Proview ▪ March 23, 2012

As we reported earlier this month, Apple was set to appeal a $1.2 million fine imposed by Italian anti-trust authorities Autorità Garante della Concorrenza e del Mercato. The authorities argued Apple is misleading consumers by selling its one-year AppleCare warranties without informing customers of a two-year warranty mandatory by European Union law. Apple officially lost the appeal in court this week, which forced the company to pay the €900,00 fine and alter its AppleCare policies to properly inform consumers going forward. Apple can still appeal the decision, but consumer groups from 10 other countries are also requesting Apple change its policies—indicating this could soon be EU-wide. (via Repubblica.it)

Following the Path incident, a letter sent from lawmakers to Apple in February requested information on how the company collects personal data. The two congressional representatives behind the letter, Henry A. Waxman and G. K. Butterfield, sent letters to 34 app developers requesting similar information. One of the letters was sent to Tim Cook and Apple about the “Find My Friends” app. The letters are requesting that developers answer questions about their privacy policies and how they handle user data. In response to Path, Apple already confirmed, “Any app wishing to access contact data will require explicit user approval in a future software release.”

Earlier this month, we reported that U.S. Circuit Judge Richard A. Posner ruled in favor of Apple’s request to view documents related to the development of Android and the Google/Motorola acquisition. Apple claimed, “The Android/Motorola acquisition discovery is highly relevant to Apple’s claims and defenses.” According to Bloomberg, Apple told the courts last week that Motorola has yet to fulfill the original request, but Judge Posner denied Apple’s request this week and said, “Motorola’s objections are persuasive.” Two patent infringement-related trials between Apple and Motorola are set for June, and Posner warns Apple will have to “narrow its request to a manageable and particularized set of documents” for any future production of data requests.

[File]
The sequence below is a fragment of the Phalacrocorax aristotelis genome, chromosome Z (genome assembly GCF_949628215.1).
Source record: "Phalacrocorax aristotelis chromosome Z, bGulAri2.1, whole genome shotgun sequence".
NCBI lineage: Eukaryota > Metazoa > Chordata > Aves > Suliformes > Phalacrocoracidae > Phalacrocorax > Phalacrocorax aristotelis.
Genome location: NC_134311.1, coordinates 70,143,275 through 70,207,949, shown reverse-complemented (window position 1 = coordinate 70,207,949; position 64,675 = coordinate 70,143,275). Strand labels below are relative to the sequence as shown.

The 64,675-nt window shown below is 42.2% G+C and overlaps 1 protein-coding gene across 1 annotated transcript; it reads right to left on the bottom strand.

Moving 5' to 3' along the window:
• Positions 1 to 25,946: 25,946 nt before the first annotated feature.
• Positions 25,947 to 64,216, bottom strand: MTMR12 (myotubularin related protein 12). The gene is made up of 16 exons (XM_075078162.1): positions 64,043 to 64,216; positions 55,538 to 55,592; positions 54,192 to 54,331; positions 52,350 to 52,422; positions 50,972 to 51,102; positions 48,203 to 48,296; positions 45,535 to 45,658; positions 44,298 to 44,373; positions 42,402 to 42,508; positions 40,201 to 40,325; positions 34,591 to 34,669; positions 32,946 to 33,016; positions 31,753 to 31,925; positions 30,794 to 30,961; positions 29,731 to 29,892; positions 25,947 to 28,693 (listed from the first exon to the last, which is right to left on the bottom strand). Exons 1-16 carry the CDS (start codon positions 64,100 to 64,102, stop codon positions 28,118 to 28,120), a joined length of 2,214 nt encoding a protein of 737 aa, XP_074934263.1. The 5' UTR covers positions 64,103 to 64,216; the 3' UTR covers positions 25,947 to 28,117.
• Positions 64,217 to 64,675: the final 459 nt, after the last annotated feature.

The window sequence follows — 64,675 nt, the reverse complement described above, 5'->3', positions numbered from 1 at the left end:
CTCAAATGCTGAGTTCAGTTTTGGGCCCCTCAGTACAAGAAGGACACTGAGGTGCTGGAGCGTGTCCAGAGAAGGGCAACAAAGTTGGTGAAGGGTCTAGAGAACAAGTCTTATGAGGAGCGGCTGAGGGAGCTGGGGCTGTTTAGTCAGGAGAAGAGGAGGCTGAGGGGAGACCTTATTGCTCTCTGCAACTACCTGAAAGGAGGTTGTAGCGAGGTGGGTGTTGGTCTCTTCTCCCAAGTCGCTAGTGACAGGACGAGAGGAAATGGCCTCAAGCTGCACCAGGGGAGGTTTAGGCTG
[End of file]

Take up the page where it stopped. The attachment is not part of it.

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Proview ▪ February 29, 2012

The iPad maker is defending its moniker by insisting the device became synonymous with both the company name and the tablets. PCWorld quotes Apple’s legal representatives who argued at the Guangdong Province Higher People’s Court hearing this morning that Apple made the iPad name famous in the first place:

Among consumers across the world, the iPad trademark is already uniquely connected with Apple. When consumers see a tablet with an iPad trademark, they know it comes from Apple, and not from another company.

No ruling occurred during the six-hour long hearing, and the judges adjourned without setting a new court date. Should Apple lose the appeal, Proview’s request to put a sales ban on the iPad in 30 Chinese cities will go-ahead. Moreover, Apple would risk lawsuits seeking damages. Last week, the Shanghai Pudong New Area People’s Court rejected a preliminary iPad sales injunction until the Guangdong court made its ruling on the appeal.

Apple’s argument might actually backfire, because its legal standoff with Proview has blown up. Wikipedia claims, “A trademark owner takes a risk in engaging in such a corrective campaign because the campaign may serve as an admission that the trademark is generic.” I am not a lawyer, but it seems obvious Apple might be calling upon itself long-term damage with this testimony.